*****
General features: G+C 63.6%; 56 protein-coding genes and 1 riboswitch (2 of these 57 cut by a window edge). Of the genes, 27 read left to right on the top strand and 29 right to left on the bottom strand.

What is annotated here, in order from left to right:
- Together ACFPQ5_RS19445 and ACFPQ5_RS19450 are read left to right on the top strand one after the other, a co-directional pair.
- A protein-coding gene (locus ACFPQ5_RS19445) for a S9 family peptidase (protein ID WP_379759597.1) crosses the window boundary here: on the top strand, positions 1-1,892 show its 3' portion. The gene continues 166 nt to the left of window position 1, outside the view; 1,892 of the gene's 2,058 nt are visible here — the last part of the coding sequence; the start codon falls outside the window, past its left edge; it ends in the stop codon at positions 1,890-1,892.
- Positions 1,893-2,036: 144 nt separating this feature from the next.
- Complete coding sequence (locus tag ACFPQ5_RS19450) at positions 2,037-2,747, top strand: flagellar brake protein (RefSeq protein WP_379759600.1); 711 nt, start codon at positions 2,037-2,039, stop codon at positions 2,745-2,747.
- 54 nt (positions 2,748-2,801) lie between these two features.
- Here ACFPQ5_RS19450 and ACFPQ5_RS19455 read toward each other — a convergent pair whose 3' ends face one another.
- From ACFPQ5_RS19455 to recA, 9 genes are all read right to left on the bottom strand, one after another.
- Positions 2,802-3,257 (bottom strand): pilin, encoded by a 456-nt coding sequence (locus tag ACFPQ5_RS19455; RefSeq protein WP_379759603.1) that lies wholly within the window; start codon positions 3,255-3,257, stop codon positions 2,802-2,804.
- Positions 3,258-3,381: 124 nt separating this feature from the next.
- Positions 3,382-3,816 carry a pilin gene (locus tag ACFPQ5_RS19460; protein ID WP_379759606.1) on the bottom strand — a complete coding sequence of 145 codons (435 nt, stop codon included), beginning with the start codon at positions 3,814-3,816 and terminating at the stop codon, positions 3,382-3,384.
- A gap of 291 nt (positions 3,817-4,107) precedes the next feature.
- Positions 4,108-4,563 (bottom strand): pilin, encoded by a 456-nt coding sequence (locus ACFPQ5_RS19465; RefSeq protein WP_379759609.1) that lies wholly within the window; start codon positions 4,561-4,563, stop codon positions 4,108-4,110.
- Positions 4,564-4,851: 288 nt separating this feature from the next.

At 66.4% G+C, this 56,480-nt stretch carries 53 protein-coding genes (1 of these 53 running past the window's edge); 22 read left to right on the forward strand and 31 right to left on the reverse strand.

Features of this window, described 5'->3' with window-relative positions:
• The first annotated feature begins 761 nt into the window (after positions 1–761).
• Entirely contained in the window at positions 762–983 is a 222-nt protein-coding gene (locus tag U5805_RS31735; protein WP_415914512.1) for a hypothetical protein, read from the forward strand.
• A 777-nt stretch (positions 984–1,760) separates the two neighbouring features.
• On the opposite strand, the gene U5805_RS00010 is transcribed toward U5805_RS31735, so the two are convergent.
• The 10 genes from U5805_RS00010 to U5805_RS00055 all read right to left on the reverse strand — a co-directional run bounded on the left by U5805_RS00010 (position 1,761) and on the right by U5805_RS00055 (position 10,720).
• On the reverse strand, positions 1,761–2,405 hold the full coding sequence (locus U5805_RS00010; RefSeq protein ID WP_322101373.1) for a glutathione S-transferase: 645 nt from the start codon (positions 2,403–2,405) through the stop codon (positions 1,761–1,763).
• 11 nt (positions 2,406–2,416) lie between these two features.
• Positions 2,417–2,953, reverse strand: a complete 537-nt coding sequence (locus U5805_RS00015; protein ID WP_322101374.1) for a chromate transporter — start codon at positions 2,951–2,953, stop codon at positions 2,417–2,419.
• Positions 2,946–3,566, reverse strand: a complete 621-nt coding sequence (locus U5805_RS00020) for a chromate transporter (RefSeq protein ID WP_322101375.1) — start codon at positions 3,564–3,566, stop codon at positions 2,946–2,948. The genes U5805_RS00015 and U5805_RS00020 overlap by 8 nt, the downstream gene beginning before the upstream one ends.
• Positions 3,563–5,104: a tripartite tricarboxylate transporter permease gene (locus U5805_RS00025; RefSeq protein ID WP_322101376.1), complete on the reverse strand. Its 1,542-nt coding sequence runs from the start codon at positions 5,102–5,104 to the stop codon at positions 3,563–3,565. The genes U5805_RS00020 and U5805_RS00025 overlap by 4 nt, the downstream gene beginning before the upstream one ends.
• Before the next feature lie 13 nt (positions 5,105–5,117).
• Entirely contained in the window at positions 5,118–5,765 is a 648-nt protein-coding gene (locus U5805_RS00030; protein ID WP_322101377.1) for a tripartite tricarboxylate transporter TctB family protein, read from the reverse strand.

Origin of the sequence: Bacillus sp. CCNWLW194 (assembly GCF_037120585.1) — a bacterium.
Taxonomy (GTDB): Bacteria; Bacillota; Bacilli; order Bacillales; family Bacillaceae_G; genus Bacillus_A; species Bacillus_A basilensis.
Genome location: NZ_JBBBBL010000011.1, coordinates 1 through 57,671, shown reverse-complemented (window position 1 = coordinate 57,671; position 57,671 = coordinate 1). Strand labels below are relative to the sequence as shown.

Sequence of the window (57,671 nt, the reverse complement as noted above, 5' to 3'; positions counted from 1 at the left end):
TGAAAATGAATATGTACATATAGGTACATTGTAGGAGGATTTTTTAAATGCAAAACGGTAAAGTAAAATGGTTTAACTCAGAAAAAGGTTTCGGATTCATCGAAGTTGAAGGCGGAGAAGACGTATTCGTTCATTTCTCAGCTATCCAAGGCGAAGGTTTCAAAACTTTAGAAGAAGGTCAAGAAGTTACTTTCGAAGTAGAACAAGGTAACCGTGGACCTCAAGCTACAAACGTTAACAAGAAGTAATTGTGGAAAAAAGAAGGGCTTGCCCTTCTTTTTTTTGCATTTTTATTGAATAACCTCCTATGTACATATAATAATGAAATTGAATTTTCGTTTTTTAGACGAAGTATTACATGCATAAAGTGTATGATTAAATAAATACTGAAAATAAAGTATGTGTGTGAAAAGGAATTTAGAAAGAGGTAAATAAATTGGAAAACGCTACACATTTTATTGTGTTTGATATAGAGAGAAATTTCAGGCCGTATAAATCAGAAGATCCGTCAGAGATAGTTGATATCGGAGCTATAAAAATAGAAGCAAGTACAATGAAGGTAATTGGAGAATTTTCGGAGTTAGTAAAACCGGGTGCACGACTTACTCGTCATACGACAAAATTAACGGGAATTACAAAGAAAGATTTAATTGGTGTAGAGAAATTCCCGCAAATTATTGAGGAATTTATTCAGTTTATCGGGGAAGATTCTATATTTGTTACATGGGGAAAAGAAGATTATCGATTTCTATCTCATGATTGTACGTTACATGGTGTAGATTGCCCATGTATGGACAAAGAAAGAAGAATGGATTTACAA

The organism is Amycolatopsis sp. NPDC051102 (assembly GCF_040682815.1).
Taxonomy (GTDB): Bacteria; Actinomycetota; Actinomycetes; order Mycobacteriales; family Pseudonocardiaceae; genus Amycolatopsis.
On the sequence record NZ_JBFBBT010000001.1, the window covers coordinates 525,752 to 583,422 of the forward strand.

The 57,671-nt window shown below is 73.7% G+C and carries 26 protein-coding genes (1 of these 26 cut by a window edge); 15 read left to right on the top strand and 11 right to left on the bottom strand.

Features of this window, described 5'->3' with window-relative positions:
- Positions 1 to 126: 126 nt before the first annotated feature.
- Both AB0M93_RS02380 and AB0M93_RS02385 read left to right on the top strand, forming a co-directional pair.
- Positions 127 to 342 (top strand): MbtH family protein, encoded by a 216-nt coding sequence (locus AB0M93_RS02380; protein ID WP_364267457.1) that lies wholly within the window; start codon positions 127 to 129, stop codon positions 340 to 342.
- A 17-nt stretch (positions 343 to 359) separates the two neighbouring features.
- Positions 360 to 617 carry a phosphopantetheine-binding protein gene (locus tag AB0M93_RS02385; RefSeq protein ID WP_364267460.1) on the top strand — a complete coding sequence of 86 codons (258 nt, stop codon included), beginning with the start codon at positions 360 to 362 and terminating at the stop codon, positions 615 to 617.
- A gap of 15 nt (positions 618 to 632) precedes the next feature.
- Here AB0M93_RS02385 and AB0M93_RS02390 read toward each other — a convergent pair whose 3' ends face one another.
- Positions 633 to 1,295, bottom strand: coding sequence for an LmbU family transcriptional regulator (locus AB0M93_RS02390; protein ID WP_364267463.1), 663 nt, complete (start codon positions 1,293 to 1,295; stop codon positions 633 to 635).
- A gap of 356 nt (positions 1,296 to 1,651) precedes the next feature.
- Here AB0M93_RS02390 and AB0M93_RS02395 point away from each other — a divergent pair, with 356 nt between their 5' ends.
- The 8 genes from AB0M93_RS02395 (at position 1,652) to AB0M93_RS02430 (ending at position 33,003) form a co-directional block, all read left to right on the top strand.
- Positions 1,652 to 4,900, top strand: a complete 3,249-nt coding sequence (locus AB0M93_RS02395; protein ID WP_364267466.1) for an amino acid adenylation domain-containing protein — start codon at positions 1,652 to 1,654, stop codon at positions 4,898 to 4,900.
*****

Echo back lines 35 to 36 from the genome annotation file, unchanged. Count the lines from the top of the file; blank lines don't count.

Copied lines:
The organism is Amycolatopsis sp. NPDC051102 (assembly GCF_040682815.1).
Taxonomy (GTDB): Bacteria; Actinomycetota; Actinomycetes; order Mycobacteriales; family Pseudonocardiaceae; genus Amycolatopsis.